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In a confused message to President Obama, the House on Friday voted down both a bill to defund U.S. involvement in the Libya mission and a measure that would have granted the mission Congressional approval for one year.

All week, support had been building in the House for repudiating Obama's handling of the war with most concerns focused on his failure to consult Congress and gain its approval before authorizing airstrikes. But that movement fell short of sending the harshest rebuke at Congress' disposal -- cutting off funds -- although members registered their disapproval of the war and Obama's handling of it by failing to give it the Congressional seal of approval.

The final vote on the defunding bill was 180 in favor and 238 opposed. In the first vote, the House overwhelmingly voted down a bill that would have authorized U.S. military action in Libya for one year, 295 to 123.

The Senate has no plans to cut off funding, so the vote was largely symbolic, but it still constitutes a small victory for the President and his intervention in Libya and a sign of his support among the Democratic caucus amid a divisive debate about his decision to launch airstrikes in Libya without Congressional approval.

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President Obama launched a new federal initiative on Friday designed to stem the United States' precipitous decline in manufacturing.

The Advanced Manufacturing Partnership initiative calls for a partnership between the federal government and private industry to develop key areas of emerging technologies that would make the U.S. environment more competitive and friendly to manufacturers.

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Updated at 1:55 p.m.

Two of the top Democrats in Congress are calling out their Republican counterparts for abandoning high-stakes debt talks, and have provided new details about the tax proposals that sent the GOP packing.

"To paraphrase speaker Boehner, this was not an adult moment," said Sen. Chuck Schumer (D-NY) on a conference call with reporters. "There needs to be revenues in any deal."

Schumer was not a member of the bipartisan debt discussion group led by Vice President Joe Biden. But Rep. Chris Van Hollen (D-MD) was, and on the call he explained the tax proposals Democrats tried to put on the table that the GOP rejected.

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Gov. Rick Perry's (R-TX) attempt to reach out to Hispanic voters for his possible presidential candidacy might not be off to the best start.

Perry spoke Thursday at the National Association of Latino Elected and Appointed Officials annual conference in San Antonio. As McClatchy reports, Perry tried to steer clear of his strong opposition to illegal immigration, by speaking instead of his state's diversity, and how he has created opportunities for Latino-owned businesses, and appointed Latinos to judgeships and important positions in state government:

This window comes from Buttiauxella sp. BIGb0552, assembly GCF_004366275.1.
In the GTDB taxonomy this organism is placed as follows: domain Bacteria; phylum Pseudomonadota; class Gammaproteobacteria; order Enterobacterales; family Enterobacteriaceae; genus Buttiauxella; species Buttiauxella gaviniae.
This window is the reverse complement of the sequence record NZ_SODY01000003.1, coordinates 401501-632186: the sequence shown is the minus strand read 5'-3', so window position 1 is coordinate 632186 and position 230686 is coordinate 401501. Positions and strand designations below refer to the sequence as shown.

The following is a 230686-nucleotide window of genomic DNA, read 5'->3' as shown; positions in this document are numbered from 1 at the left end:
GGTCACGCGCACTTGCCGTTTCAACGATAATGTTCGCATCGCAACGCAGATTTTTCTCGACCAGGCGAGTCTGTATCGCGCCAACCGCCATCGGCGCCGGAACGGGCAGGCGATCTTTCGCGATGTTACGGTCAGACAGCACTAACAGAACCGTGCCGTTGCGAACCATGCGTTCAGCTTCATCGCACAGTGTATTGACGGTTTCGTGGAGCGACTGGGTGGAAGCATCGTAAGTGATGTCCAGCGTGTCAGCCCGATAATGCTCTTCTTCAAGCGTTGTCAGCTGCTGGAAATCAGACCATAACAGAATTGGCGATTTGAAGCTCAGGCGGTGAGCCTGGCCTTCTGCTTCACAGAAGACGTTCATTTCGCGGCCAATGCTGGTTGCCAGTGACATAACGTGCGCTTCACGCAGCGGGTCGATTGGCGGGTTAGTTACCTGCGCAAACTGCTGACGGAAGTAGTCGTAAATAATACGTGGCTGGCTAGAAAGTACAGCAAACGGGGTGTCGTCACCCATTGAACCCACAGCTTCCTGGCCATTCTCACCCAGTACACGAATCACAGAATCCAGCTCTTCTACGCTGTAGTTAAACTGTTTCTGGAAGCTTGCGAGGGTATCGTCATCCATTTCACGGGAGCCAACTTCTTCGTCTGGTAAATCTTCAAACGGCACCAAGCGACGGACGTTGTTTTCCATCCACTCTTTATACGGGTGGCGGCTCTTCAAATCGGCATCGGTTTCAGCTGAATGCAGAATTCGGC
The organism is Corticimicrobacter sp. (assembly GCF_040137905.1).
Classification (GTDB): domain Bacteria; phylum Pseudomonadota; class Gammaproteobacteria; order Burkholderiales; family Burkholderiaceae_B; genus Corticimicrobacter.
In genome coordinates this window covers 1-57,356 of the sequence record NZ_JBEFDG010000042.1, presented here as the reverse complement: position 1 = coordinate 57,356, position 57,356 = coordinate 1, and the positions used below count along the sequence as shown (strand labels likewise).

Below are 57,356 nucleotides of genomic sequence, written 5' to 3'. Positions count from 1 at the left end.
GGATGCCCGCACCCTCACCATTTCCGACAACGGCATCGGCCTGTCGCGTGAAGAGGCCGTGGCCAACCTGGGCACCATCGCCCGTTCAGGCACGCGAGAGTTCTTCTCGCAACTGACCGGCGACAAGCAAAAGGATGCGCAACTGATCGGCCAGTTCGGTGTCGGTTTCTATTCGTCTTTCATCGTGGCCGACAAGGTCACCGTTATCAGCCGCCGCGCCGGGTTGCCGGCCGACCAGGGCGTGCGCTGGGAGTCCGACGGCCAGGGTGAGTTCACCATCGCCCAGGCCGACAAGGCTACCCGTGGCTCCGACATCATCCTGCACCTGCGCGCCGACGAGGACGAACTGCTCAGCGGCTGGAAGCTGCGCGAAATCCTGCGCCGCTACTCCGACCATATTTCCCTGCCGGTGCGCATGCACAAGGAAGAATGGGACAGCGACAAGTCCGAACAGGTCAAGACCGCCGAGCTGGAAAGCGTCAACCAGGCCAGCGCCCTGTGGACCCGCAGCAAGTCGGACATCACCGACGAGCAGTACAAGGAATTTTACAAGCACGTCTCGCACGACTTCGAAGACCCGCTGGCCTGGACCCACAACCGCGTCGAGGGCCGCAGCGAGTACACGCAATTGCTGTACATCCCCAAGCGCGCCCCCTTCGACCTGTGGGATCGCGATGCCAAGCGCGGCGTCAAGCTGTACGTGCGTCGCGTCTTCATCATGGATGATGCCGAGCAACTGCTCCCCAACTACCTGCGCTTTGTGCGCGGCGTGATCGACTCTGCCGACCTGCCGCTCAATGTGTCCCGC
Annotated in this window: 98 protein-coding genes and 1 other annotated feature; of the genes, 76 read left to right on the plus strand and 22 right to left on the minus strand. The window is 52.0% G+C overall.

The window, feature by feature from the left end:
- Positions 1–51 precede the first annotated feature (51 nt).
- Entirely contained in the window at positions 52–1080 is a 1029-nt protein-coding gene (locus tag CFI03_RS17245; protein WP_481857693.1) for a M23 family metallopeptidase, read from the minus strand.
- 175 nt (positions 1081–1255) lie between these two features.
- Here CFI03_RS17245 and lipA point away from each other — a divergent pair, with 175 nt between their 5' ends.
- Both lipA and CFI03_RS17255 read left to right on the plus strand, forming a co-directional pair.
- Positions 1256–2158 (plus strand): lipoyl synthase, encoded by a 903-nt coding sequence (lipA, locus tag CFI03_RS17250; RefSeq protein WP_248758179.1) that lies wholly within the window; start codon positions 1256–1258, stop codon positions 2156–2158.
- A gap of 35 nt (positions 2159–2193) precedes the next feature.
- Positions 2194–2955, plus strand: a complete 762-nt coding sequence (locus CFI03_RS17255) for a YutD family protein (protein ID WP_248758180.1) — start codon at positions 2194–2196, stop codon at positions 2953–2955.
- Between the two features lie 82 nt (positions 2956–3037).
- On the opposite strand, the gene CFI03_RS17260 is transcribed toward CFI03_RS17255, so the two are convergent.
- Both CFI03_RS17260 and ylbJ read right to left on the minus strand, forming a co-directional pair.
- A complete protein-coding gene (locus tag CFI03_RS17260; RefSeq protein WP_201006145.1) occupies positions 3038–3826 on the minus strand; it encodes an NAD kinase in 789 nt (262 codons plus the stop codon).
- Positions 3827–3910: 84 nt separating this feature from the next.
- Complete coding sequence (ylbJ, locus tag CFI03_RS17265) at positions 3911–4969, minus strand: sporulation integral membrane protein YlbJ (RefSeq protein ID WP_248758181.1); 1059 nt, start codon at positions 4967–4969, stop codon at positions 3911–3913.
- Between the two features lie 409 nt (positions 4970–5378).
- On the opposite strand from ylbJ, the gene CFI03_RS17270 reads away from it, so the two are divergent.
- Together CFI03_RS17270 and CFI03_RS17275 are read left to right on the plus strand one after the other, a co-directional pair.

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The House has overwhelmingly voted down a bill that would have authorized U.S. military action in Libya after months of bipartisan outrage over President Obama's decision to launch military strikes in the North African country without the approval of Congress.

The vote, 295 to 123, did not break along traditional party lines. A majority of Republicans concerned about budget constraints and more generally diametrically opposed to Obama's agenda voted against the measure banding together with anti-war Democrats. Just eight Republicans voted for authorizing the Libya oepration: Reps. Charlie Dent (PA), David Dreier (CA), Steve King (IA), Peter King (NY), Thaddeus McCotter (MI), David Rivera (FL) and Mike Rogers (MI).

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Two members of the Hutaree militia have a hearing today to request modifications to their bond agreements with the federal government. Both David Stone Jr. and Jacob Ward want their electronic ankle bracelets removed, and now that Stone is 21-years-old, he wants to be allowed to drink too.

Federal officials said in a filing that they're cool with lifting the ban on consumption of alcohol and a stop to drug testing, but they wouldn't budge on the ankle bracelets.

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Underscoring the challenge Republican leaders in Congress will face when they have to round up votes to increase the debt limit -- and they will have to increase the debt limit -- the most influential conservative in their party is telling his colleagues, 'if you vote for it, you'll lose.'

"Based on what I can see around the country, not only are those individuals gone, but I would suspect the Republican Party would be set back many years," Sen. Jim DeMint (R-SC) told ABC when asked about the looming vote.

DeMint is whipping Republicans to support a highly controversial Constitutional amendment requiring the government to maintain a balanced budget, and making tax increases functionally impossible as the price of voting to raise the debt limit. If not?

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